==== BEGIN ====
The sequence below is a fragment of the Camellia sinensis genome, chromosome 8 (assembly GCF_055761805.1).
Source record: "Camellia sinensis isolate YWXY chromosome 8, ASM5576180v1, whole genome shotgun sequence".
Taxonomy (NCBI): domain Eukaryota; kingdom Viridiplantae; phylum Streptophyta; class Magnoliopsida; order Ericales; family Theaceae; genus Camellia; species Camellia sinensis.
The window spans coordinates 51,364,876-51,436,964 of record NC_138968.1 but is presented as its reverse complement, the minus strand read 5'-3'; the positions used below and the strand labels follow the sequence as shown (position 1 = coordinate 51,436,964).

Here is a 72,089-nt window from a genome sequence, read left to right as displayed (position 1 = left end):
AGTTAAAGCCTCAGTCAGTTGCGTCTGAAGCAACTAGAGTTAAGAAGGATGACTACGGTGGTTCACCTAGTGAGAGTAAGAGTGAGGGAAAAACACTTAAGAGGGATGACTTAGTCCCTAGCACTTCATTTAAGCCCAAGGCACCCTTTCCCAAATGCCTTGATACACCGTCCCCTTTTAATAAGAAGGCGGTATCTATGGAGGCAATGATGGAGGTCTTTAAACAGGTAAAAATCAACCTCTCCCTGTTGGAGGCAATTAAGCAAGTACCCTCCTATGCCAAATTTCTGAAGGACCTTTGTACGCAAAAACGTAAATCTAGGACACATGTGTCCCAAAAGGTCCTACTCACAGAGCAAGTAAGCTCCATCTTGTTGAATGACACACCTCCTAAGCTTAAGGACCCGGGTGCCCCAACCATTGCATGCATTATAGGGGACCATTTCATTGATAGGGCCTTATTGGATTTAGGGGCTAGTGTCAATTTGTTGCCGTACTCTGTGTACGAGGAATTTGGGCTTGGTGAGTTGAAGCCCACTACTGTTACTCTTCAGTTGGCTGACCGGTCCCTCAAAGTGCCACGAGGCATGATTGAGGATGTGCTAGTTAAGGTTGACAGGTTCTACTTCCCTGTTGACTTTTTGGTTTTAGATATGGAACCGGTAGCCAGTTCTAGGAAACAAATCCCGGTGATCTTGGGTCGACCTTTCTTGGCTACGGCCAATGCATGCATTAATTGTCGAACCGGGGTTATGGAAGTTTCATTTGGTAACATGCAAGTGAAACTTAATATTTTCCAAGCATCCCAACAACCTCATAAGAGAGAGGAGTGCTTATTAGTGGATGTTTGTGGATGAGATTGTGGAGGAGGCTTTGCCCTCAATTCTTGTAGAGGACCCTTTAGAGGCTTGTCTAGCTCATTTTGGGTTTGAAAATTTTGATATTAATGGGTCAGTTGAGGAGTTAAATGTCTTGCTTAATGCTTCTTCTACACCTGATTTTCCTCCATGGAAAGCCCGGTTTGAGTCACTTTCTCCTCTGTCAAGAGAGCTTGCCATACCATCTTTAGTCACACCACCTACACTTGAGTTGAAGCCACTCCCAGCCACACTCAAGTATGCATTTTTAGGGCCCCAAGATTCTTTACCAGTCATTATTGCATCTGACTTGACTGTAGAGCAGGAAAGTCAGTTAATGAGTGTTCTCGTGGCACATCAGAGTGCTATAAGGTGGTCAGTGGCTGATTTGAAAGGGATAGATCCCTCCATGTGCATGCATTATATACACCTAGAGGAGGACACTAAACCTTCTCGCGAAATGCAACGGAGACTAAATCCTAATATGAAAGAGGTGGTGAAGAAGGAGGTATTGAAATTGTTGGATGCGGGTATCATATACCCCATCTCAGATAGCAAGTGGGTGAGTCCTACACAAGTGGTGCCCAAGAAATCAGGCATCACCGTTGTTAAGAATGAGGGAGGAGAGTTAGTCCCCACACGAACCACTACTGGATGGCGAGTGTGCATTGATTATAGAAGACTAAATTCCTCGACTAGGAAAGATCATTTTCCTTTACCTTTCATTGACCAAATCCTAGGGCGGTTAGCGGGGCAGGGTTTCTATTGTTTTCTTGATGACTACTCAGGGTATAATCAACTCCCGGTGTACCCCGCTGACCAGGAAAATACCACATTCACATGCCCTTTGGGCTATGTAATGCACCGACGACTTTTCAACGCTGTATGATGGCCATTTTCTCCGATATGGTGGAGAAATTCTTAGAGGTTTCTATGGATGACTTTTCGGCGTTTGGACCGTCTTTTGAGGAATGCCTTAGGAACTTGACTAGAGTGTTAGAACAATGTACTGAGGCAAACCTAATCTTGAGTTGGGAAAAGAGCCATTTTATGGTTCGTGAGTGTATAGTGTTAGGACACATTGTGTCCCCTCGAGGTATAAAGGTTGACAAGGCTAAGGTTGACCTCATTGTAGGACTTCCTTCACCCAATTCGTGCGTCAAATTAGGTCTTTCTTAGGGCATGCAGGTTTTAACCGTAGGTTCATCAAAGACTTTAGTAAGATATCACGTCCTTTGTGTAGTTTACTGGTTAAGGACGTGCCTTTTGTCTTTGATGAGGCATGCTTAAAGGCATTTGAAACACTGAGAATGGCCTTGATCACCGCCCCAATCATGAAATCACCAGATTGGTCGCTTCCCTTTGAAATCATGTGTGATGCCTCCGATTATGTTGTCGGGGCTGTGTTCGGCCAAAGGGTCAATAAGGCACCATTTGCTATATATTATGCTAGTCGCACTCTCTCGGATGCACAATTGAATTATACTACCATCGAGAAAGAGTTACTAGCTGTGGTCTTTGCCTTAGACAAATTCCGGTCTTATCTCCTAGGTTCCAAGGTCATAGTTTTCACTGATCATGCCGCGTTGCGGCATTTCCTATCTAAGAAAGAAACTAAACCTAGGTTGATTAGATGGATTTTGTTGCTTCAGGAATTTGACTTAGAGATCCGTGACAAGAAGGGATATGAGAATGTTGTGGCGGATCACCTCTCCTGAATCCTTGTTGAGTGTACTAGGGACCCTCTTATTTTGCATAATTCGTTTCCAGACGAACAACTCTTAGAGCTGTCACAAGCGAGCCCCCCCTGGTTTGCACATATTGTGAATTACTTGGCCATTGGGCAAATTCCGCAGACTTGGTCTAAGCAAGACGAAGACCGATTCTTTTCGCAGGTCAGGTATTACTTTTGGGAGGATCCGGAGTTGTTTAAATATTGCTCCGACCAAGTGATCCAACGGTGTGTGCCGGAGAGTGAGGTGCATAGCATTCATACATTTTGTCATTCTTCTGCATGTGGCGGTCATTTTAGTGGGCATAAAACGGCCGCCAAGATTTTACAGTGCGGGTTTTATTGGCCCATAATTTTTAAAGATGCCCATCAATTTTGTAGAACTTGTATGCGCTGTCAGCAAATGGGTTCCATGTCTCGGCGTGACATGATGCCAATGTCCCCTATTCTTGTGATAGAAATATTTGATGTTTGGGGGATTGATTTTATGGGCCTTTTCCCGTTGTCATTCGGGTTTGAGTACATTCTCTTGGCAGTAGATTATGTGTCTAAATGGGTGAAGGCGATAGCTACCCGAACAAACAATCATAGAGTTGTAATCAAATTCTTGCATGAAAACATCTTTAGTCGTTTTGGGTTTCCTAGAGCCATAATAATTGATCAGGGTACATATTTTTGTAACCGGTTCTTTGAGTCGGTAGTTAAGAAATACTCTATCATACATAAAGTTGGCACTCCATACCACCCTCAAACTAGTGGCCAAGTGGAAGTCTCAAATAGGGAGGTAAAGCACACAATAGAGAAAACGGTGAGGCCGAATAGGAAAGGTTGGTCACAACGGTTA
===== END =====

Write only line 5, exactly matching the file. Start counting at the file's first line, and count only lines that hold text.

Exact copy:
Here is a 72,089-nt window from a genome sequence, read left to right as displayed (position 1 = left end):